GOP says Niles a bellwether city
Published 3:41 am Tuesday, November 2, 2010
For those who hit the polls Tuesday, each vote, as the saying goes, counts.
And it might even count more than it seems.
Just two days before the election, at the Republican Fix Michigan Center on the corner of Second and Main streets, candidates running for state office made a stop to appeal to their constituents.
Outside the offices, a large group of supporters gathered around Bill Schuette, the GOP candidate for attorney general, Ruth Johnson, candidate for Secretary of State and Richard Zeile, candidate for the state board of education.
“You know we ride on the bus and we’re working 16, 18, 20 hours a day and there’s nothing more to liven you back up than to be here with a group of people like you,” Johnson said. “True patriots. Thank you for being here today.”
If Niles seems like an unlikely stop for those candidates running for state office, history would disagree.
Current candidate for state representative of the 79th District, Al Pscholka, said if Michigan is considered a bellwether state, Niles is a bellwether city.
“I think the Niles area is extremely important,” Pscholka said. “How Niles goes is how the country goes.”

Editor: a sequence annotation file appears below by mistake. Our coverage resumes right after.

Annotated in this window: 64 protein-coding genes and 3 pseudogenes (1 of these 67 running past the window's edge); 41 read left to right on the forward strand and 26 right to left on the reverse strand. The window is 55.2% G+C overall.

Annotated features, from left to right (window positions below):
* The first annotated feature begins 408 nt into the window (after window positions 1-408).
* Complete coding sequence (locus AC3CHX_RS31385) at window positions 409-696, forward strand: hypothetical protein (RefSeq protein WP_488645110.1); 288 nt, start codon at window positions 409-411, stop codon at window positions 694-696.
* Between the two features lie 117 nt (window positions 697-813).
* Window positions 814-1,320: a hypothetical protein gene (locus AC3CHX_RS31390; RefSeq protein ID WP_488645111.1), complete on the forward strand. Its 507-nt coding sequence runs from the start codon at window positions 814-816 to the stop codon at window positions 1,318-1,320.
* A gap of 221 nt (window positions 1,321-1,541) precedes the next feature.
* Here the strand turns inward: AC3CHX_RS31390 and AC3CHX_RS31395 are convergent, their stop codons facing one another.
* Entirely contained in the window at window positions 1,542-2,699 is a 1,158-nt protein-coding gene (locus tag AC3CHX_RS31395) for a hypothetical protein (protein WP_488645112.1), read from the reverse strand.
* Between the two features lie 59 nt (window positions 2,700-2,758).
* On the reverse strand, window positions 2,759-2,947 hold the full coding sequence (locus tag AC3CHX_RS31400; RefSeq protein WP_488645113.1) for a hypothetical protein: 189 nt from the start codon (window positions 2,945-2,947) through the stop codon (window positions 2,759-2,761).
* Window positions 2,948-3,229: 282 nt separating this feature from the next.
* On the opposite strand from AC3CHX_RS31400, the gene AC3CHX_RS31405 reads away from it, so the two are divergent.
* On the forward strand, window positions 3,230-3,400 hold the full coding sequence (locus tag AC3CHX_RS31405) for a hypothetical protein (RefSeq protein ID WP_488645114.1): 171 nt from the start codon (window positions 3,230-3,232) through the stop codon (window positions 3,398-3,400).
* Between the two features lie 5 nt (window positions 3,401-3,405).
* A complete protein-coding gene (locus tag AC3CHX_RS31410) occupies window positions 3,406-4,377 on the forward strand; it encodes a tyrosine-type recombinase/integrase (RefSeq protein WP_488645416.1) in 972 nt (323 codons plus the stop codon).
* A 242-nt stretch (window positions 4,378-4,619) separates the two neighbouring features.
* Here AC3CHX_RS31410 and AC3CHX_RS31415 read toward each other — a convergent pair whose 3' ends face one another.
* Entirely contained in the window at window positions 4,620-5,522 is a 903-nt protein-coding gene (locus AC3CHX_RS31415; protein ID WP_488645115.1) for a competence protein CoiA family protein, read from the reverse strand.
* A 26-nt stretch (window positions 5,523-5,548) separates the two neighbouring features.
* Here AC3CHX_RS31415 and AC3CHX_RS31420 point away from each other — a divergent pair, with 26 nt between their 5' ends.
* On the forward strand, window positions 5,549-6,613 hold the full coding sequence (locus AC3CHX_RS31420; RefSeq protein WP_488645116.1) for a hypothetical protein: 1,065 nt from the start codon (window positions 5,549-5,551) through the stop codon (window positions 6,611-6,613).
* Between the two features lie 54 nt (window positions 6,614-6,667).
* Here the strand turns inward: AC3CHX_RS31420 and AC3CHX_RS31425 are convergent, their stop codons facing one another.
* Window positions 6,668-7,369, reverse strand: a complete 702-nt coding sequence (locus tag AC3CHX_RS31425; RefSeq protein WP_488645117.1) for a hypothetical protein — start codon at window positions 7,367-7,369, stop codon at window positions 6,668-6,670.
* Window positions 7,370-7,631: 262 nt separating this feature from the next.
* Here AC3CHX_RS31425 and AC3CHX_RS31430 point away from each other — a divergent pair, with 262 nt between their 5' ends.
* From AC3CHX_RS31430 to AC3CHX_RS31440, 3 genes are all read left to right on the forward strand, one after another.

With the exception of Gerald Ford, he speculated the city had picked the president in each election for 100 years. Just behind him, on a bookshelf inside the Fix Michigan Center, is a photograph taken to mark a visit by CNN, which noted the city as such in October 2004.
It’s for that reason, he guessed so many of his party were making the stop in Niles, to build support and campaign in the final moments before election.
When asked what she thought was behind the enthusiasm, Jo Ann Flock, who has been helping out the Berrien County Republicans at the center, said simply: “Change we can believe in.
“We want our country back,” she said. “We want our Constitution honored and democracy to reign.”
Candidates, even at the state level, she said, “really appreciate the difference in perspective of people in a small town.”
As for her perspective on what’s needed most in Michigan and in Niles right now?
“Jobs,” she said. Flock criticized the outgoing state administration when she added: “(Gov.) Jennifer Granholm said that everything was (George W.) Bush’s fault. We were 50th in the nation. I ask you, who was the president of the other 49 states?”
When the polls close Tuesday night, another election will be over but a new administration will face a state anxiously waiting for more to change.